Emergency medical response makes strides in Zim

Craige E Turner

VISITORS to southern Africa and in particular Zimbabwe are often concerned as regards the standards of health care and emergency services available to assist them in the event they are taken seriously ill or injured while working  or on holiday in the region.

 

Zimbabwe, despite several difficult years in so far as the economic downturn is concerned, is fortunate to have one of the most efficient, best developed private emergency medical service  systems on the continent outside South Africa.

This availability of air and road evacuation capabilities has for many years provided peace of mind to tourists and professionals visiting or working in Zimbabwe.

However even the best systems worldwide have limitations and it is important to be aware of these when visiting or travelling in the region.
Private Emergency Medical Services (EMS) in Zimbabwe is provided primarily by two services, Emergency Medical Rescue Ambulance Services (Emras)  a part of the Premier Service Medical Investments health care group and Medical Air Rescue Service (Mars).
Both have been in existence for many years and therefore have a wealth of knowledge and experience in the area of aero-medical evacuation in Zimbabwe and the region.

While both are headquartered in Harare, they run bases in all major centres of Zimbabwe: specifically Bulawayo Zimbabwe’s second largest city, Gweru, Mutare, Kwekwe , Masvingo and in the case of Mars, Victoria Falls. Services provided are very similar in that both services have ground ambulances available to respond in urban centres and both conduct long range road ambulance transfers.

Ambulances are fully equipped with oxygen airway management equipment, IV fluids, emergency drugs, full spinal immobilisation equipment, splints, patient monitors, defibrillators and, where needed, transport ventilators: thereby providing advanced life support  care when necessary.

Staffing again is similar in that both services employ registered ambulance technicians, emergency medical technicians, registered general nurses, many of whom have Advanced Cardiac Life Support and they have doctors on call to effect air evacuations or assist on long range calls.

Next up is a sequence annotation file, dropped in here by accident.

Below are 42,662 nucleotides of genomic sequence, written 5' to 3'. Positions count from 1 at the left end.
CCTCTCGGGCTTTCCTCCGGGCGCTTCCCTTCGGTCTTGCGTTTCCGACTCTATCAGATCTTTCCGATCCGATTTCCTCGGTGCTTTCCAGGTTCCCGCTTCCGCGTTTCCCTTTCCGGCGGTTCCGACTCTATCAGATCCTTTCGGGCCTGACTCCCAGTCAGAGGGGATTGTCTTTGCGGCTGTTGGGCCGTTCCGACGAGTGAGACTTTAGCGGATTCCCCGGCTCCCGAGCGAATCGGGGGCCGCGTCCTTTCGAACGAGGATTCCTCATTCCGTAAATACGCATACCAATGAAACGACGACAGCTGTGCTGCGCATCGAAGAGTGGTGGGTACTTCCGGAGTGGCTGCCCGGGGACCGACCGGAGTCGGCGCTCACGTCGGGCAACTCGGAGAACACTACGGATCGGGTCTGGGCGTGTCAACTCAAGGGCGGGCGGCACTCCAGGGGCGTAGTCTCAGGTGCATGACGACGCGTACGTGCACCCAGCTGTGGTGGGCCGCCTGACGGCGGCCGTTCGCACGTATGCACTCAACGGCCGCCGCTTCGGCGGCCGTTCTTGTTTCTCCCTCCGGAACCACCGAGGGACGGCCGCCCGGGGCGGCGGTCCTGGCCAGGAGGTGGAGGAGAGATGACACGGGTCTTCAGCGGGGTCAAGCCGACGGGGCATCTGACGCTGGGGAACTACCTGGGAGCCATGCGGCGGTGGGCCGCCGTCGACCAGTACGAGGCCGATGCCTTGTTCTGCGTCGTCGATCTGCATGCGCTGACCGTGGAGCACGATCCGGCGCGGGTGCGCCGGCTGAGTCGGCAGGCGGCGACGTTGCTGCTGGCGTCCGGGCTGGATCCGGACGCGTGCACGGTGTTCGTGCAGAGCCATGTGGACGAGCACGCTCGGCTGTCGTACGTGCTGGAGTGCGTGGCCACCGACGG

Both Emras and Mars have a fixed wing aeromedical capability with aircraft and pilots on standby to effect evacuations. A  range of aircraft are available with Emras currently utilising a  King Air 90 while it has access to a Cessna 402 Navajos and Cessna Caravan all ideally suited to accessing short bush strips. Mars likewise has aircraft on standby.

Aircraft are configured as air ambulances and provide high levels of care. The normal crew comprises a doctor and flight nurse both ACLS or ICU trained. Aircraft are based in Harare but most destinations in the country can be accessed within 45 minutes to an hour of takeoff.

To access either of these services it is vital for visitors to have a good international health assistance scheme which includes evacuation cover and hospitalisation in emergencies.

Normally, private services will need this information and are usually required, in terms of the policies to seek authorisation from the insurer prior to effecting an evacuation.

This can create a delay.

It is therefore advisable, particularily if visiting more remote areas, to carry a well-stocked first-aid kit.

Other factors which  may delay air evacuation  are time of day and weather. During the rainy season some smaller dirt strips may be inaccessible. Also pilots may be reluctant to fly into strips at night if they are unfamiliar with the strip and it is not adequately lit.

Immediate and effective first-aid is therefore vital. Where possible it is advisable  to transport a casualty, depending on injuries, to the nearest medical facility. Even a rural hospital or health centre, while  basic, may be able to provide assistance while awaiting evacuation. Movement of suspected spinal injury patients, however, is not advisable without adequate immobilisation.

In an emergency, be guided by teams coordinating the evacuation. They will do all they can to assist and advise you and they know local conditions, constraints and facilities better than you.

Remember they’re there to assist you but they themselves may be facing challenges if weather conditions, for example, preclude air evacuation. Assist them by providing as much information regarding the nature of injury or illness to enable them to make informed decisions regarding evacuation and further management.

Most casualties will be initially evacuated to Harare. There are several reasonably good private hospitals in the capital but good international insurance is vital to gain admission. If the patient’s state is such that further intervention, not available locally, is needed Johannesburg, South Africa, is only an hour and half away by air and both Emras and Mars will coordinate and effect these transfers where necessary.

While parts of Africa can be remote and potentially dangerous if acute illness or injury occurs with infrastructure available in Zimbabwe in terms of private EMS response a lot can done to mitigate against such dangers. Limitations however do exist and prior planning and preparations on the part of visitors is therefore essential if tragedies are to be avoided.

lCraige E Turner is divisional head of PSMI EMRAS. He is a registered general nurse with a  Diploma in Health Teaching and a traumatologist. He has over 30 years’ experience in pre-hospital care in Zimbabwe and the region.

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